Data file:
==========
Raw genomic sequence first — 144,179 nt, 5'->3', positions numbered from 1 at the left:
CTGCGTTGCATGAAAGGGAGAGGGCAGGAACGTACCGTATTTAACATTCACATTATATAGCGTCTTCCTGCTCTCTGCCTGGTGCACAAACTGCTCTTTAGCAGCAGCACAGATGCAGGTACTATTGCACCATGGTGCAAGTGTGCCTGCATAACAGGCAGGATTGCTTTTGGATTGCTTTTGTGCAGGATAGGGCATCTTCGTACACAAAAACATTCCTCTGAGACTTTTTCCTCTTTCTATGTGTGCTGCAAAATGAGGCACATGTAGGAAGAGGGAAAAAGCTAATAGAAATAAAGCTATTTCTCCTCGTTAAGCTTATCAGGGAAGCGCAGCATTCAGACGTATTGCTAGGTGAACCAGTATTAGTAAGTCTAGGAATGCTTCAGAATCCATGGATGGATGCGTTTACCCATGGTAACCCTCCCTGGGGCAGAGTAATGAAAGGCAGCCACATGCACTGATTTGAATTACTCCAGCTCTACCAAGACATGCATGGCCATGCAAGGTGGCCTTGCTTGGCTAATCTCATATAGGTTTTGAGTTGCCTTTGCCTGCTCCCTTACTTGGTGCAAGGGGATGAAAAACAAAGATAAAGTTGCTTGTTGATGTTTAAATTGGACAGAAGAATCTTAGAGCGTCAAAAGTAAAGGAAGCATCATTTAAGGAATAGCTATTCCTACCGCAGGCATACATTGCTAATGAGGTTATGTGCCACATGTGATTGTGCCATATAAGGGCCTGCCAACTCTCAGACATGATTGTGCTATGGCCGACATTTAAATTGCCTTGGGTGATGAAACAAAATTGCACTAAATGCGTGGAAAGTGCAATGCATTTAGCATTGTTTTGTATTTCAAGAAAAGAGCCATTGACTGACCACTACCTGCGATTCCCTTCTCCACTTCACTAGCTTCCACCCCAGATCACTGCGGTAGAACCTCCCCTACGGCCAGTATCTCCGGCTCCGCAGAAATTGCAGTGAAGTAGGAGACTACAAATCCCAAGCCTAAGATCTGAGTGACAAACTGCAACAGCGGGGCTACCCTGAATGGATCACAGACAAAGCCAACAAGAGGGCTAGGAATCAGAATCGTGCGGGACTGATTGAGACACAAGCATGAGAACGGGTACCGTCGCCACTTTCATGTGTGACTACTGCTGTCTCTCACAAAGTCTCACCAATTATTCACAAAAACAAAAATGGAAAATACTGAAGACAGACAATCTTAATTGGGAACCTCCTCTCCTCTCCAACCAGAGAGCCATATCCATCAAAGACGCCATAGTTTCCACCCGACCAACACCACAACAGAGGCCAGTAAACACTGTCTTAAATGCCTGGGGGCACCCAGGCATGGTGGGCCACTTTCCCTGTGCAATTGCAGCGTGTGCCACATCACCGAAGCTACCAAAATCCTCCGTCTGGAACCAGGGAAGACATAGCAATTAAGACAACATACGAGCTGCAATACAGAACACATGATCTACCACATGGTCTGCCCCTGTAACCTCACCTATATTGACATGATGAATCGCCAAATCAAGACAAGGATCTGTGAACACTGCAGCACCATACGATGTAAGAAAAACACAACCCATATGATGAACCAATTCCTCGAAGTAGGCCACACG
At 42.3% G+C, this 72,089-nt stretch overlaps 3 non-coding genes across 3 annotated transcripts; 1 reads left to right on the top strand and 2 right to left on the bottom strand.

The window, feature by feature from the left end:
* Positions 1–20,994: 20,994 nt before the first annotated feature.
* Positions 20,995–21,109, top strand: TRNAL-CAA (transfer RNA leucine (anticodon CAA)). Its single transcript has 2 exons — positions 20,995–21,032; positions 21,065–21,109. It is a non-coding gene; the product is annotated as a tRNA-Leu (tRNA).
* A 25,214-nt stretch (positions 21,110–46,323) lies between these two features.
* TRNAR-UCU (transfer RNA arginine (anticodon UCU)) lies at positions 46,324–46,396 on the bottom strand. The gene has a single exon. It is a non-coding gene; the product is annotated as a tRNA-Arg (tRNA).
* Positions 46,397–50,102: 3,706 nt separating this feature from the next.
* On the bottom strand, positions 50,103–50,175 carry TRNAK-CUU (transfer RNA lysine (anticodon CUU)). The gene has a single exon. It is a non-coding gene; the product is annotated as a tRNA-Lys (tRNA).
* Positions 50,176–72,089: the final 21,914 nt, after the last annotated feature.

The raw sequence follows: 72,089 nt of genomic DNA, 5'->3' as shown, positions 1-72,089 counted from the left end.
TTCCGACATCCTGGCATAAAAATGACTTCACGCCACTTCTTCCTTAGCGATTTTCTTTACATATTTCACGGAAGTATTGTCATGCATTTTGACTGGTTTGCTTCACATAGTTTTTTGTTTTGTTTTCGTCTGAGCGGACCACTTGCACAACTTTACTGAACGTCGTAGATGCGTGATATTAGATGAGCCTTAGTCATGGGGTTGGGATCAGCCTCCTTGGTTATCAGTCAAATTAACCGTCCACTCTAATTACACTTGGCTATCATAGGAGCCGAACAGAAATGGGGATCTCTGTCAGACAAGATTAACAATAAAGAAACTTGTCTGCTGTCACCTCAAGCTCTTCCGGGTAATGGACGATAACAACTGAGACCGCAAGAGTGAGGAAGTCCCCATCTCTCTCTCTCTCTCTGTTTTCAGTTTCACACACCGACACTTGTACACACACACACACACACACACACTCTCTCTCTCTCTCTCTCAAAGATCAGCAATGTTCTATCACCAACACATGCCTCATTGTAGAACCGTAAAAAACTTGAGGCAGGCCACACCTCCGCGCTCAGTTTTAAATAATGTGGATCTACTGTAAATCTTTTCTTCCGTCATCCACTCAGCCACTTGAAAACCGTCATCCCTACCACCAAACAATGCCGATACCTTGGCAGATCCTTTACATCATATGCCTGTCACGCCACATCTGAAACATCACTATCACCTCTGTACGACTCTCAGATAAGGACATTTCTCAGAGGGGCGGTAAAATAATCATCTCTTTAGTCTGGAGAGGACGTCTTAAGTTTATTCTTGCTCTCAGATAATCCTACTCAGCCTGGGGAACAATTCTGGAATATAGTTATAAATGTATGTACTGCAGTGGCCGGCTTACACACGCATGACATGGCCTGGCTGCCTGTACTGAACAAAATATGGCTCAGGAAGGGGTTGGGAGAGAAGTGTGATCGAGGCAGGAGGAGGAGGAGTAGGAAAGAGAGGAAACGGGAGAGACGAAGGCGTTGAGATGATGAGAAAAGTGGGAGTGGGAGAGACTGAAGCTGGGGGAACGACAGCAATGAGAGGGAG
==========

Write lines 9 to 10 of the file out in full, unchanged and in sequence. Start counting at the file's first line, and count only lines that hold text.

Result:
* Positions 46,397–50,102: 3,706 nt separating this feature from the next.
* On the bottom strand, positions 50,103–50,175 carry TRNAK-CUU (transfer RNA lysine (anticodon CUU)). The gene has a single exon. It is a non-coding gene; the product is annotated as a tRNA-Lys (tRNA).